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Research Updates for Influenza Virus and Vaccine Development

by * and *
Division of Viral Products, Center for Biologics Evaluation and Research, US Food and Drug Administration, Silver Spring, MD 20993, USA
Authors to whom correspondence should be addressed.
Vaccines 2021, 9(4), 383;
Received: 9 April 2021 / Accepted: 9 April 2021 / Published: 14 April 2021
(This article belongs to the Special Issue Influenza Virus and Vaccine Development)


While the scientific community has been focusing on combating novel severe acute respiratory syndrome coronavirus 2 (SARS-CoV-2) that is responsible for the current COVID-19 pandemic, we also want to draw your attention to this Special Issue of Vaccines entitled “Influenza Virus and Vaccine Development”. This Special Issue collects one review and seven research papers that cover multiple aspects of influenza vaccine development, including the development of candidate vaccine virus (CVV) and master donor viruses for generating high growth reassortants, new vaccines and adjuvants, assay evaluation and vaccine safety. These investigations provide a wealth of experience and lessons from recent influenza pandemics, which can also be applied to current COVID-19 vaccine development.
The review article by Rockman, Laurie and Barr [1], highlights lessons learned from the 2009 pandemic and describes how pandemic vaccine capacity, speed of manufacture, and types of vaccine have improved. They note some of the remaining challenges including the Nagoya Protocol, surveillance, and immunogenicity in the elderly. They also express the need to generate CVV strains specific for cell-based vaccine manufacture platforms. The paper by Chen et al. [2] describes the development of master donor viruses for the generation of high growth reassortants to improve the yield of avian H5 and H7 vaccines. In addition to HA yield, Chen et al., also demonstrated that the Vero-cell derived antigens could elicit a robust hemagglutination inhibition (HI) antibody response in mice.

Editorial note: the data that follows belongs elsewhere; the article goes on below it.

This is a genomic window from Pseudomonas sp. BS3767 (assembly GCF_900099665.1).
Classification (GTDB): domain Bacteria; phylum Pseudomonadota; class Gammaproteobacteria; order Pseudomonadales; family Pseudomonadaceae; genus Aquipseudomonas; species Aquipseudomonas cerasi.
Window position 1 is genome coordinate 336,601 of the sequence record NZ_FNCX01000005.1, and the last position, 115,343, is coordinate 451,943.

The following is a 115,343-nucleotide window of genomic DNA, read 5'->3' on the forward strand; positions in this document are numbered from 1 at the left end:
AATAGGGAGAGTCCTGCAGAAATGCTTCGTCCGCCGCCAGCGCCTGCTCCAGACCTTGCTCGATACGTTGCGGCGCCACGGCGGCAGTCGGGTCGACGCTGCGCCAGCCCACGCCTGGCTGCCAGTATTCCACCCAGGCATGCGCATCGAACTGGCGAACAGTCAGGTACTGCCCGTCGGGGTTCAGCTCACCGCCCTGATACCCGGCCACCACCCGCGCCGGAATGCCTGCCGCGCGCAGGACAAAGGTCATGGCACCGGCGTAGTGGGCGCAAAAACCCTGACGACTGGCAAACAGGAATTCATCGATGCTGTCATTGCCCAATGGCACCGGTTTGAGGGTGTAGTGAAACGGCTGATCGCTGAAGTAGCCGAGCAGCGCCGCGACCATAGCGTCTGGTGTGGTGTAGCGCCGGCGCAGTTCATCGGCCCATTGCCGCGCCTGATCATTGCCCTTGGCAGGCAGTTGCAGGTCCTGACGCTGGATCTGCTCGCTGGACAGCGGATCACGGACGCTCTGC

Four other manuscripts in this Special Issue report how novel vaccines can increase the strength and breadth of immune responses beyond the traditional HA response in animal or clinical studies. Bazhan et al. [3] describe a DNA vaccine that combines epitopes from the highly conserved M2 influenza protein with H1 and H3 epitopes. After intramuscular injection, immunized mice had a humoral response and better survival against lethal challenge using either H1N1 or H3N2 viruses. The paper by Tannig et al. [4] describes the use of genetic adjuvants to modulate the immune response in mice administered a DNA vaccine and promote HA-specific IgG isotype production. In the third paper, Ito et al. [5] adapted a live attenuated measles vaccine—licensed in Japan—as the backbone to express influenza H1HA. The resultant H1HA bearing live attenuated measles vaccine is able to elicit both humoral and cellular immune responses in cotton rats. Vaccinated cotton rats survived virus challenge with reduced viral titers and lung damage compared to controls. The research article by Kiseleva et al. [6] provides data from a phase I double-blind, randomized, placebo-controlled clinical trial that investigated a new H7N9 live attenuated influenza vaccine with antigenicity similar to recent viruses detected in humans. Shedding virus was recovered from subjects and was shown to retain the phenotypic and genotypic features of an attenuated virus. Immune responses were also assessed and Kiseleva et al. discuss these in the context of other pandemic vaccine trials. These studies demonstrate that novel vaccines have the potential to improve the breadth of the immune response.
In this Special Issue, Carnell et al. [7] focused on the HI assay specific for influenza B viruses. The HI assay measures the ability of antibodies to prevent viruses from agglutinating red blood cells and an HI antibody titer of 40 is considered the seroprotective threshold after vaccination. Carnell et al. compared the HI assay with other assays for the evaluation of influenza B-specific antibody titers and assessed the lineage-dependent correlation between assays.